Skip to Main Content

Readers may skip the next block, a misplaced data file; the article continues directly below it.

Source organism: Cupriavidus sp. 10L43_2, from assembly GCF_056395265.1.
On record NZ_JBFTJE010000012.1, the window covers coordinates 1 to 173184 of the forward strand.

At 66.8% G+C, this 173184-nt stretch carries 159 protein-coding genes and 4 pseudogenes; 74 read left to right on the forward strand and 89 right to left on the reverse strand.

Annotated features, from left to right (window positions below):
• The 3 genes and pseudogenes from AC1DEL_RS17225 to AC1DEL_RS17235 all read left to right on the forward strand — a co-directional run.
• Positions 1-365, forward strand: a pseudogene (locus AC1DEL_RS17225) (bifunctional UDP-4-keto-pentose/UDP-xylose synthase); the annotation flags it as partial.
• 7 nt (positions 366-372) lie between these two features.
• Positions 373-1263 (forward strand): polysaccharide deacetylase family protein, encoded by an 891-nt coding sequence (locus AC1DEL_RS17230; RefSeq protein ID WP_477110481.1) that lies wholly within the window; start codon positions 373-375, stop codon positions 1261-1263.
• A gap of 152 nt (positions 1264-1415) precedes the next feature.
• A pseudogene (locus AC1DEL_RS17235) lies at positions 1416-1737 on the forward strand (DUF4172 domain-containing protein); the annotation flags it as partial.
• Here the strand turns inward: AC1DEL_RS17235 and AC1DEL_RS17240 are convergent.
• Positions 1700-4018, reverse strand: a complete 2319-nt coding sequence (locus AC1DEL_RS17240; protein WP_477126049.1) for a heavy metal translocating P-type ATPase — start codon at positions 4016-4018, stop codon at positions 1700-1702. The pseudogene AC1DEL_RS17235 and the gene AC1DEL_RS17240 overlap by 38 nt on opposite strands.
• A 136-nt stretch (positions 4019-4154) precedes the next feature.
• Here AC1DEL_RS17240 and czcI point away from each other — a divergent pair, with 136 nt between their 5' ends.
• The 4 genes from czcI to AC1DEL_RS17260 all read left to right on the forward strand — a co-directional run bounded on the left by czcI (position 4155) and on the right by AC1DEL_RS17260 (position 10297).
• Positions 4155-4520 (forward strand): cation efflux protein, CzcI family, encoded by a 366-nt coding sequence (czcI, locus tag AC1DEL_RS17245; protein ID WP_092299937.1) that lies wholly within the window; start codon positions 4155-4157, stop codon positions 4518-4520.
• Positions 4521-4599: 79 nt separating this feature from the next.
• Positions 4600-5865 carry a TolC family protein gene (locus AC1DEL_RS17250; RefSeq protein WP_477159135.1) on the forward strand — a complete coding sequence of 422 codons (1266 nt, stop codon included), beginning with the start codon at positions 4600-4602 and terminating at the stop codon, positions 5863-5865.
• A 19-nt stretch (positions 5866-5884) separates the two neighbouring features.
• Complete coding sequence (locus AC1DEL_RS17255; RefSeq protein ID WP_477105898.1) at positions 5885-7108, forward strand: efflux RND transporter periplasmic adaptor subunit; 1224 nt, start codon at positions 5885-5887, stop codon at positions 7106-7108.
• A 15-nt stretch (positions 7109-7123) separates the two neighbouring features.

Mathematical logic is one of the scientific foundations of information technology and computer engineering. Therefore, engineering students must be proficient in logical operations. First-year engineering students answered four logical reasoning tasks as part of a larger survey on scientific thinking, producing more incorrect responses than previous studies would have predicted, most notably in international student groups. This paper presents and analyzes these results, and compares and discusses the differences between natural human reasoning and engineering logic. It seeks to explain failures in logical reasoning that occur despite formal training and considers several possible cultural and psychological explanations to this phenomenon. The conclusion highlights the need for stronger emphasis in developing problem-solving and metacognitive skills in engineering education. The importance of fluency in the language of study emerges as a significant factor in learning technical subjects.